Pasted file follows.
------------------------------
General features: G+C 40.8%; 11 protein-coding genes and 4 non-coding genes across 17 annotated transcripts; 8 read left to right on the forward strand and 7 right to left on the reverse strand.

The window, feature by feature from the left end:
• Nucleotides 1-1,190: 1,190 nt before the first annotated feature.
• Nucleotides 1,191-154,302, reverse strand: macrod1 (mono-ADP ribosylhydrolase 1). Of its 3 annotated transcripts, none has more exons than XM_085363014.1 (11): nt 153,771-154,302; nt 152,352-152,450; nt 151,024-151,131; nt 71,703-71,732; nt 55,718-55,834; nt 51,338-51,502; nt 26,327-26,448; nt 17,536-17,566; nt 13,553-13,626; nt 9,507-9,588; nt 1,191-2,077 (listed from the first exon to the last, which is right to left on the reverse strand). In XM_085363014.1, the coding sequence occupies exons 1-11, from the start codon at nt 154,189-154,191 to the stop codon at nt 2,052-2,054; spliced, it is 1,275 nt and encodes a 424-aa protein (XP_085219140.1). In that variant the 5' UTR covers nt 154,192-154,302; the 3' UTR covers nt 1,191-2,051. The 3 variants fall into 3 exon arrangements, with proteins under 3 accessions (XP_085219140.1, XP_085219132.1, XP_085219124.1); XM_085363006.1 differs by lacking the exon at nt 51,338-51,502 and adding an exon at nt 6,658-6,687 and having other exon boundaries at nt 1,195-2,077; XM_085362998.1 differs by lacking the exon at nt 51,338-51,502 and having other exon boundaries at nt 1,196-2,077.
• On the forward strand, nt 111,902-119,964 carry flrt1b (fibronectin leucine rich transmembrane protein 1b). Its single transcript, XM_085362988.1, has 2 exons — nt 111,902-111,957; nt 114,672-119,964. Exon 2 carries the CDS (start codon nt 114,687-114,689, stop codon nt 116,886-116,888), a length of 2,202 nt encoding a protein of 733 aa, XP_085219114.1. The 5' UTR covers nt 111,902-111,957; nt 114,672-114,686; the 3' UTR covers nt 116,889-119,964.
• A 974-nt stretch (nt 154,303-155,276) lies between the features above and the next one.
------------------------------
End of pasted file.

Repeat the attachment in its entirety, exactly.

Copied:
General features: G+C 40.8%; 11 protein-coding genes and 4 non-coding genes across 17 annotated transcripts; 8 read left to right on the forward strand and 7 right to left on the reverse strand.

The window, feature by feature from the left end:
• Nucleotides 1-1,190: 1,190 nt before the first annotated feature.
• Nucleotides 1,191-154,302, reverse strand: macrod1 (mono-ADP ribosylhydrolase 1). Of its 3 annotated transcripts, none has more exons than XM_085363014.1 (11): nt 153,771-154,302; nt 152,352-152,450; nt 151,024-151,131; nt 71,703-71,732; nt 55,718-55,834; nt 51,338-51,502; nt 26,327-26,448; nt 17,536-17,566; nt 13,553-13,626; nt 9,507-9,588; nt 1,191-2,077 (listed from the first exon to the last, which is right to left on the reverse strand). In XM_085363014.1, the coding sequence occupies exons 1-11, from the start codon at nt 154,189-154,191 to the stop codon at nt 2,052-2,054; spliced, it is 1,275 nt and encodes a 424-aa protein (XP_085219140.1). In that variant the 5' UTR covers nt 154,192-154,302; the 3' UTR covers nt 1,191-2,051. The 3 variants fall into 3 exon arrangements, with proteins under 3 accessions (XP_085219140.1, XP_085219132.1, XP_085219124.1); XM_085363006.1 differs by lacking the exon at nt 51,338-51,502 and adding an exon at nt 6,658-6,687 and having other exon boundaries at nt 1,195-2,077; XM_085362998.1 differs by lacking the exon at nt 51,338-51,502 and having other exon boundaries at nt 1,196-2,077.
• On the forward strand, nt 111,902-119,964 carry flrt1b (fibronectin leucine rich transmembrane protein 1b). Its single transcript, XM_085362988.1, has 2 exons — nt 111,902-111,957; nt 114,672-119,964. Exon 2 carries the CDS (start codon nt 114,687-114,689, stop codon nt 116,886-116,888), a length of 2,202 nt encoding a protein of 733 aa, XP_085219114.1. The 5' UTR covers nt 111,902-111,957; nt 114,672-114,686; the 3' UTR covers nt 116,889-119,964.
• A 974-nt stretch (nt 154,303-155,276) lies between the features above and the next one.